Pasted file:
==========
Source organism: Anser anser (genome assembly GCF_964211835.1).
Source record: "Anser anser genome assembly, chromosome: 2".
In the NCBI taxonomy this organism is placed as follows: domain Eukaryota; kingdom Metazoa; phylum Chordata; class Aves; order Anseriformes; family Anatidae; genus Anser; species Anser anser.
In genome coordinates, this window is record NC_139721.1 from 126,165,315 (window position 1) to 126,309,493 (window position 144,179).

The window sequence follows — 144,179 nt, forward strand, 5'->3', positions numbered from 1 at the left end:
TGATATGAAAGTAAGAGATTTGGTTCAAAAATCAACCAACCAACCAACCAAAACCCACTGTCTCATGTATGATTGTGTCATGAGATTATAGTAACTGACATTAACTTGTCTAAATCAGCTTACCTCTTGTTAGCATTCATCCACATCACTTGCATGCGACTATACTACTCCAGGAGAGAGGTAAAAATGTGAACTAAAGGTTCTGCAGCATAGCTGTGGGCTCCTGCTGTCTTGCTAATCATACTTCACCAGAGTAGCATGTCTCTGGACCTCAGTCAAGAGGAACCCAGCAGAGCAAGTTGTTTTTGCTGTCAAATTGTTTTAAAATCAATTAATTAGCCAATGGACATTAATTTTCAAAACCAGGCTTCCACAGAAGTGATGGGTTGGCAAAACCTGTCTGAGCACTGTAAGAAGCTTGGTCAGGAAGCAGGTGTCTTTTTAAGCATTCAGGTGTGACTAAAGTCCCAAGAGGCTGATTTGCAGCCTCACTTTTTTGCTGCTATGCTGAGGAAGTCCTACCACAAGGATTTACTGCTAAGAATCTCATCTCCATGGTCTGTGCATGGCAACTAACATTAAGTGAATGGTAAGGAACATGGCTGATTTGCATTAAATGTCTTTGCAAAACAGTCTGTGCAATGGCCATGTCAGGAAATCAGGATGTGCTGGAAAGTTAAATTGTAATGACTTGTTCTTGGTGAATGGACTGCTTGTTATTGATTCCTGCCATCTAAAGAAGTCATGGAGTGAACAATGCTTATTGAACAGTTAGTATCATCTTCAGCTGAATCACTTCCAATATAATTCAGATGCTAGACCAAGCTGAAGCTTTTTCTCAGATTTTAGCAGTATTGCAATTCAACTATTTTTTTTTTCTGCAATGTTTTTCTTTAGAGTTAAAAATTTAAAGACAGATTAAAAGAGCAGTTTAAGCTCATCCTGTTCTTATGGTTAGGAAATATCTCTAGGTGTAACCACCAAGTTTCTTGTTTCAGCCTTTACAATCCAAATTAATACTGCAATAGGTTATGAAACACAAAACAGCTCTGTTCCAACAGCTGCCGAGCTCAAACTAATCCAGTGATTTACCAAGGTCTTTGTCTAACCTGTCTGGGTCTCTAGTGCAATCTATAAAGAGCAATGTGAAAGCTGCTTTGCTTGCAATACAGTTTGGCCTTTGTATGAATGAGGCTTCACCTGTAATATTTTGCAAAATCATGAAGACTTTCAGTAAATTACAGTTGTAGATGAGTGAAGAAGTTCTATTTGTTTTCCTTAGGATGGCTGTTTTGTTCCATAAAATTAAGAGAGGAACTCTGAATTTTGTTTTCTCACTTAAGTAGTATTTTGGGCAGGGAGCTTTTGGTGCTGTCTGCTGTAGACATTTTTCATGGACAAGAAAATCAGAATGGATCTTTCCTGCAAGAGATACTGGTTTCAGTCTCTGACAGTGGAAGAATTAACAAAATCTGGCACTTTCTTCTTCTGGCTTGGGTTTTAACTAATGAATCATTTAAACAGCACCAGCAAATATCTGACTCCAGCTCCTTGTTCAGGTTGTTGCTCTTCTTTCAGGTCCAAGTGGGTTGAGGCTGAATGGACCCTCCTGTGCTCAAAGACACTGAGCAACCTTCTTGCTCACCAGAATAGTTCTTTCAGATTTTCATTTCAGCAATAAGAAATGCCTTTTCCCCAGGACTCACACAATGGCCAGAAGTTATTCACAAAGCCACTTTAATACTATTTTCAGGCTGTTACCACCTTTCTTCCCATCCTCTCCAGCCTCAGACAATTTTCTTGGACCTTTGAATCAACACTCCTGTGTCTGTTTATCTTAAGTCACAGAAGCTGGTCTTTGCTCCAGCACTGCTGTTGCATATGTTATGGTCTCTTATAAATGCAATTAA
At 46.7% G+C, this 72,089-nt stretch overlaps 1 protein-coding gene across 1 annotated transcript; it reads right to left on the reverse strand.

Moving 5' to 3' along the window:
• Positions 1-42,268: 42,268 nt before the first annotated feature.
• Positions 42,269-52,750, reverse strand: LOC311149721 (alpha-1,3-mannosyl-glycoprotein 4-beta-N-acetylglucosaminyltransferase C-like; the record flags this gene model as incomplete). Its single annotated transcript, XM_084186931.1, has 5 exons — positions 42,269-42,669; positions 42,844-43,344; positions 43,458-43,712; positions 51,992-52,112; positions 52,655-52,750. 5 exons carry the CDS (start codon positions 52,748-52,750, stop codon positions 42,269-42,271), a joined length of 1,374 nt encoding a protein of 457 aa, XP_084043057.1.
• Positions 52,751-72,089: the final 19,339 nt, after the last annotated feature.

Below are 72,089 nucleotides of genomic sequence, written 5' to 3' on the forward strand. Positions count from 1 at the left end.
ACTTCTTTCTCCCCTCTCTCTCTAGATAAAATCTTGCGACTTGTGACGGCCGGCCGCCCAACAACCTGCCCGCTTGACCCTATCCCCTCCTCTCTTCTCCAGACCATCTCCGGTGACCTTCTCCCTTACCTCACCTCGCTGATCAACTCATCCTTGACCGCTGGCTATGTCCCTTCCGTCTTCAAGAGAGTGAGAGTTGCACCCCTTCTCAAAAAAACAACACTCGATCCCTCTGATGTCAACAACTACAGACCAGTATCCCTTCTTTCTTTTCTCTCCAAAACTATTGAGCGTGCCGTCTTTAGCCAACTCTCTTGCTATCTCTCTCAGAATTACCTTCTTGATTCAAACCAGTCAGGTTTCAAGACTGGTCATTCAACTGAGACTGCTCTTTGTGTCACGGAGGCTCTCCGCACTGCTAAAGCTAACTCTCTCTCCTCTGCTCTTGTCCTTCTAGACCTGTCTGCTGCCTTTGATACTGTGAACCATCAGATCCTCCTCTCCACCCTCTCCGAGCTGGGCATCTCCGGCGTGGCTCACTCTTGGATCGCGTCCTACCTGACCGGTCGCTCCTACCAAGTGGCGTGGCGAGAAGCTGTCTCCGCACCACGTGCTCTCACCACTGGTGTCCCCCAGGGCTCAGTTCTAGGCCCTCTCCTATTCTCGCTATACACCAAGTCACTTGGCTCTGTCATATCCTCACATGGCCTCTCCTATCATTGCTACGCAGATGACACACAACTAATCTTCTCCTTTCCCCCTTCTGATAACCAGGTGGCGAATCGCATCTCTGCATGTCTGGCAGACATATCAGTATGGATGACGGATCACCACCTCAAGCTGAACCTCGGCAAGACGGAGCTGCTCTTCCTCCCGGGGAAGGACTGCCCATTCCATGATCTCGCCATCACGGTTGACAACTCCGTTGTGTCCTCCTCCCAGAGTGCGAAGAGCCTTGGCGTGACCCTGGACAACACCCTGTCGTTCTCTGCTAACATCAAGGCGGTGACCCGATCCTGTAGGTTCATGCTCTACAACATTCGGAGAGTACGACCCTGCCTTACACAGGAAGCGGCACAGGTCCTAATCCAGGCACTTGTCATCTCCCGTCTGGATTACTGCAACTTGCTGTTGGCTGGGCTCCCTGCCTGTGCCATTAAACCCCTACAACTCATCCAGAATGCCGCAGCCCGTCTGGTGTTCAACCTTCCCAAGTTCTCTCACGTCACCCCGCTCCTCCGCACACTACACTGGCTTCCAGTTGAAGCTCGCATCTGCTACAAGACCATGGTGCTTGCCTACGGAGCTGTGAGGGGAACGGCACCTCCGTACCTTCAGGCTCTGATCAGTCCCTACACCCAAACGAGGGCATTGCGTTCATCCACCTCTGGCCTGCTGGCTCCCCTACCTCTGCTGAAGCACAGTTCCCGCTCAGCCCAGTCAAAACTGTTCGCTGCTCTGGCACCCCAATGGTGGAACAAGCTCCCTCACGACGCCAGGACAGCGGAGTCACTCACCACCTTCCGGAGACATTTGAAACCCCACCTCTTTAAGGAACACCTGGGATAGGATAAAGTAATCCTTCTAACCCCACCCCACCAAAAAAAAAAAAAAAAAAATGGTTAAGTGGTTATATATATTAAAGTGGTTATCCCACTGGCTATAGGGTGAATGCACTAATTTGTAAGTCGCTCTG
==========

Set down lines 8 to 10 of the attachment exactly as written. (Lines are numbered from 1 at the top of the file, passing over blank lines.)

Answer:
Moving 5' to 3' along the window:
• Positions 1-42,268: 42,268 nt before the first annotated feature.
• Positions 42,269-52,750, reverse strand: LOC311149721 (alpha-1,3-mannosyl-glycoprotein 4-beta-N-acetylglucosaminyltransferase C-like; the record flags this gene model as incomplete). Its single annotated transcript, XM_084186931.1, has 5 exons — positions 42,269-42,669; positions 42,844-43,344; positions 43,458-43,712; positions 51,992-52,112; positions 52,655-52,750. 5 exons carry the CDS (start codon positions 52,748-52,750, stop codon positions 42,269-42,271), a joined length of 1,374 nt encoding a protein of 457 aa, XP_084043057.1.